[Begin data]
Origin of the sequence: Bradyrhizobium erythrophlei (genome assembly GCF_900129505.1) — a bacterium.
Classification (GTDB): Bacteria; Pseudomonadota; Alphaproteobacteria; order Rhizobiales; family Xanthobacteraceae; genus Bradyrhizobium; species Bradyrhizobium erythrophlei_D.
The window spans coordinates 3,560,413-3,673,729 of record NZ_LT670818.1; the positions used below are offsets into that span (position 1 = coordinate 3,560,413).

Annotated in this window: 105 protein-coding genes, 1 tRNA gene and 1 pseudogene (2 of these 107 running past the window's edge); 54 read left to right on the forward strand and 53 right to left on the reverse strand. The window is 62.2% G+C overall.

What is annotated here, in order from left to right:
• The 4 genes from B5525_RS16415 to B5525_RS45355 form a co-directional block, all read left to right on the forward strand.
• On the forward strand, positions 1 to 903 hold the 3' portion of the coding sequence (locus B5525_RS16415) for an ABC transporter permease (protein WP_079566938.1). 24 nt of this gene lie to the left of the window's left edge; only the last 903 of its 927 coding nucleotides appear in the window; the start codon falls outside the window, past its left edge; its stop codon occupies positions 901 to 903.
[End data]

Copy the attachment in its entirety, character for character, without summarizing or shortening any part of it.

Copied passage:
Origin of the sequence: Bradyrhizobium erythrophlei (genome assembly GCF_900129505.1) — a bacterium.
Classification (GTDB): Bacteria; Pseudomonadota; Alphaproteobacteria; order Rhizobiales; family Xanthobacteraceae; genus Bradyrhizobium; species Bradyrhizobium erythrophlei_D.
The window spans coordinates 3,560,413-3,673,729 of record NZ_LT670818.1; the positions used below are offsets into that span (position 1 = coordinate 3,560,413).

Annotated in this window: 105 protein-coding genes, 1 tRNA gene and 1 pseudogene (2 of these 107 running past the window's edge); 54 read left to right on the forward strand and 53 right to left on the reverse strand. The window is 62.2% G+C overall.

What is annotated here, in order from left to right:
• The 4 genes from B5525_RS16415 to B5525_RS45355 form a co-directional block, all read left to right on the forward strand.
• On the forward strand, positions 1 to 903 hold the 3' portion of the coding sequence (locus B5525_RS16415) for an ABC transporter permease (protein WP_079566938.1). 24 nt of this gene lie to the left of the window's left edge; only the last 903 of its 927 coding nucleotides appear in the window; the start codon falls outside the window, past its left edge; its stop codon occupies positions 901 to 903.